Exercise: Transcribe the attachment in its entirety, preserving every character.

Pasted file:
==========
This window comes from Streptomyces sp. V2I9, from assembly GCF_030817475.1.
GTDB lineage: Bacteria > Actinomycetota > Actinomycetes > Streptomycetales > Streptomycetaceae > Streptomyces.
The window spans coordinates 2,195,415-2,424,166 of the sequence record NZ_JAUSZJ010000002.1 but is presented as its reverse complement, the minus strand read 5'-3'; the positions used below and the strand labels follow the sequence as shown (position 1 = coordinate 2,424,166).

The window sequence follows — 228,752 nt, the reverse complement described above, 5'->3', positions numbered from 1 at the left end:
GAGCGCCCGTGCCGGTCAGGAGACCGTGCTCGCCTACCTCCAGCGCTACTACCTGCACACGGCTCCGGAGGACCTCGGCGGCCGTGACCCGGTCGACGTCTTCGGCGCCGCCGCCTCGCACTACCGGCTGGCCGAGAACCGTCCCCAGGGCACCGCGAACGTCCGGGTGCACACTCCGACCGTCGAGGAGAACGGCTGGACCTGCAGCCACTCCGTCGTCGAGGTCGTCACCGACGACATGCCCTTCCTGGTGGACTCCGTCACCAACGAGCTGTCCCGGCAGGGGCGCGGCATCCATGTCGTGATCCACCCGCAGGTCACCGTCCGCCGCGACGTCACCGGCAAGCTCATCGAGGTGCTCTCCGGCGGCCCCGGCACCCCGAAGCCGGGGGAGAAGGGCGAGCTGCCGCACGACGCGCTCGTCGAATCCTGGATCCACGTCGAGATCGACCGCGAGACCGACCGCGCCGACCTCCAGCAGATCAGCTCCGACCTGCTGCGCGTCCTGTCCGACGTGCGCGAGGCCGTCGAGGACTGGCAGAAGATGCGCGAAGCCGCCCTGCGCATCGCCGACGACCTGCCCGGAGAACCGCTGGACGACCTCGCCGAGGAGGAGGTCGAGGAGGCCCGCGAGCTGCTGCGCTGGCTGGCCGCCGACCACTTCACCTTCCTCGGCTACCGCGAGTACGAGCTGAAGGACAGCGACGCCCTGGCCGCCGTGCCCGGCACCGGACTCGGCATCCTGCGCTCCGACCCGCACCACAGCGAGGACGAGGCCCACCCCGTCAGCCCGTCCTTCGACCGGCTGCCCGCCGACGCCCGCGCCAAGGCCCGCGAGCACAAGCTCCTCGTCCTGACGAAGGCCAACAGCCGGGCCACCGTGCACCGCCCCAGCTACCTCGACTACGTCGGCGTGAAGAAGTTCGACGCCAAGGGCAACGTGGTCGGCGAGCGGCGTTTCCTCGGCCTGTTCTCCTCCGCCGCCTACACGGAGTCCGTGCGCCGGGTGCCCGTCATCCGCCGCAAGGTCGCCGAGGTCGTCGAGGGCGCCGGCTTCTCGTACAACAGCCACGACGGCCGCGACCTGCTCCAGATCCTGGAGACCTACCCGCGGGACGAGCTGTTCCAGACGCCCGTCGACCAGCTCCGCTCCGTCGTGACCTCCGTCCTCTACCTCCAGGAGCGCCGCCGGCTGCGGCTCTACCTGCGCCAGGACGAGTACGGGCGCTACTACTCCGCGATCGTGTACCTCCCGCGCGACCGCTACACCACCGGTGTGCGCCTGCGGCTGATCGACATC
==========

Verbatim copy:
This window comes from Streptomyces sp. V2I9, from assembly GCF_030817475.1.
GTDB lineage: Bacteria > Actinomycetota > Actinomycetes > Streptomycetales > Streptomycetaceae > Streptomyces.
The window spans coordinates 2,195,415-2,424,166 of the sequence record NZ_JAUSZJ010000002.1 but is presented as its reverse complement, the minus strand read 5'-3'; the positions used below and the strand labels follow the sequence as shown (position 1 = coordinate 2,424,166).

The window sequence follows — 228,752 nt, the reverse complement described above, 5'->3', positions numbered from 1 at the left end:
GAGCGCCCGTGCCGGTCAGGAGACCGTGCTCGCCTACCTCCAGCGCTACTACCTGCACACGGCTCCGGAGGACCTCGGCGGCCGTGACCCGGTCGACGTCTTCGGCGCCGCCGCCTCGCACTACCGGCTGGCCGAGAACCGTCCCCAGGGCACCGCGAACGTCCGGGTGCACACTCCGACCGTCGAGGAGAACGGCTGGACCTGCAGCCACTCCGTCGTCGAGGTCGTCACCGACGACATGCCCTTCCTGGTGGACTCCGTCACCAACGAGCTGTCCCGGCAGGGGCGCGGCATCCATGTCGTGATCCACCCGCAGGTCACCGTCCGCCGCGACGTCACCGGCAAGCTCATCGAGGTGCTCTCCGGCGGCCCCGGCACCCCGAAGCCGGGGGAGAAGGGCGAGCTGCCGCACGACGCGCTCGTCGAATCCTGGATCCACGTCGAGATCGACCGCGAGACCGACCGCGCCGACCTCCAGCAGATCAGCTCCGACCTGCTGCGCGTCCTGTCCGACGTGCGCGAGGCCGTCGAGGACTGGCAGAAGATGCGCGAAGCCGCCCTGCGCATCGCCGACGACCTGCCCGGAGAACCGCTGGACGACCTCGCCGAGGAGGAGGTCGAGGAGGCCCGCGAGCTGCTGCGCTGGCTGGCCGCCGACCACTTCACCTTCCTCGGCTACCGCGAGTACGAGCTGAAGGACAGCGACGCCCTGGCCGCCGTGCCCGGCACCGGACTCGGCATCCTGCGCTCCGACCCGCACCACAGCGAGGACGAGGCCCACCCCGTCAGCCCGTCCTTCGACCGGCTGCCCGCCGACGCCCGCGCCAAGGCCCGCGAGCACAAGCTCCTCGTCCTGACGAAGGCCAACAGCCGGGCCACCGTGCACCGCCCCAGCTACCTCGACTACGTCGGCGTGAAGAAGTTCGACGCCAAGGGCAACGTGGTCGGCGAGCGGCGTTTCCTCGGCCTGTTCTCCTCCGCCGCCTACACGGAGTCCGTGCGCCGGGTGCCCGTCATCCGCCGCAAGGTCGCCGAGGTCGTCGAGGGCGCCGGCTTCTCGTACAACAGCCACGACGGCCGCGACCTGCTCCAGATCCTGGAGACCTACCCGCGGGACGAGCTGTTCCAGACGCCCGTCGACCAGCTCCGCTCCGTCGTGACCTCCGTCCTCTACCTCCAGGAGCGCCGCCGGCTGCGGCTCTACCTGCGCCAGGACGAGTACGGGCGCTACTACTCCGCGATCGTGTACCTCCCGCGCGACCGCTACACCACCGGTGTGCGCCTGCGGCTGATCGACATC